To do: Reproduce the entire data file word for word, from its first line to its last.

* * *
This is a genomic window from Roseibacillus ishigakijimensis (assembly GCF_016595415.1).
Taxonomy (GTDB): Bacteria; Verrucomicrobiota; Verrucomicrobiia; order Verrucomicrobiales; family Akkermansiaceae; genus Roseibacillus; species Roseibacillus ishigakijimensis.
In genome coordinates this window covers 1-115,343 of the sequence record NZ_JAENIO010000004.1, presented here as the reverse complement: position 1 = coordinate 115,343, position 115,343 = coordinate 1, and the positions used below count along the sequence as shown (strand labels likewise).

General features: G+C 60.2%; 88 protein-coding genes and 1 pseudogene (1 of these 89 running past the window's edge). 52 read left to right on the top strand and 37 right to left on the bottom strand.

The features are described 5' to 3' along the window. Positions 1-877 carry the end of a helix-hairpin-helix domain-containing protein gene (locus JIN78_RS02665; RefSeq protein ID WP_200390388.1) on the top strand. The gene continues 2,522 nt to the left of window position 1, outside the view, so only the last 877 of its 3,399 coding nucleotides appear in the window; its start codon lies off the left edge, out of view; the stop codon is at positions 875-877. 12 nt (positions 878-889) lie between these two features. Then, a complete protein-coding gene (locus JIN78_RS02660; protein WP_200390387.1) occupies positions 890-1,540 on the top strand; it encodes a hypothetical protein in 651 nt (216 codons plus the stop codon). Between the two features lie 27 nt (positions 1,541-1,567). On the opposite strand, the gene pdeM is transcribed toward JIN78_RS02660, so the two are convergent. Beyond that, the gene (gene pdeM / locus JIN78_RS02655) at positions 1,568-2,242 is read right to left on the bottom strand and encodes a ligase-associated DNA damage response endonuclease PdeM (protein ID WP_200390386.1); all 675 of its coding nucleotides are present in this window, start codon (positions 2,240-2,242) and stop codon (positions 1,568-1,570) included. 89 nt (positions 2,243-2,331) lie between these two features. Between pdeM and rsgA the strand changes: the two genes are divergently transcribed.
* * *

This is a genomic window from Roseibacillus ishigakijimensis (assembly GCF_016595415.1).
Taxonomy (GTDB): Bacteria; Verrucomicrobiota; Verrucomicrobiia; order Verrucomicrobiales; family Akkermansiaceae; genus Roseibacillus; species Roseibacillus ishigakijimensis.
In genome coordinates this window covers 1-115,343 of the sequence record NZ_JAENIO010000004.1, presented here as the reverse complement: position 1 = coordinate 115,343, position 115,343 = coordinate 1, and the positions used below count along the sequence as shown (strand labels likewise).

General features: G+C 60.2%; 88 protein-coding genes and 1 pseudogene (1 of these 89 running past the window's edge). 52 read left to right on the top strand and 37 right to left on the bottom strand.

The features are described 5' to 3' along the window. Positions 1-877 carry the end of a helix-hairpin-helix domain-containing protein gene (locus JIN78_RS02665; RefSeq protein ID WP_200390388.1) on the top strand. The gene continues 2,522 nt to the left of window position 1, outside the view, so only the last 877 of its 3,399 coding nucleotides appear in the window; its start codon lies off the left edge, out of view; the stop codon is at positions 875-877. 12 nt (positions 878-889) lie between these two features. Then, a complete protein-coding gene (locus JIN78_RS02660; protein WP_200390387.1) occupies positions 890-1,540 on the top strand; it encodes a hypothetical protein in 651 nt (216 codons plus the stop codon). Between the two features lie 27 nt (positions 1,541-1,567). On the opposite strand, the gene pdeM is transcribed toward JIN78_RS02660, so the two are convergent. Beyond that, the gene (gene pdeM / locus JIN78_RS02655) at positions 1,568-2,242 is read right to left on the bottom strand and encodes a ligase-associated DNA damage response endonuclease PdeM (protein ID WP_200390386.1); all 675 of its coding nucleotides are present in this window, start codon (positions 2,240-2,242) and stop codon (positions 1,568-1,570) included. 89 nt (positions 2,243-2,331) lie between these two features. Between pdeM and rsgA the strand changes: the two genes are divergently transcribed.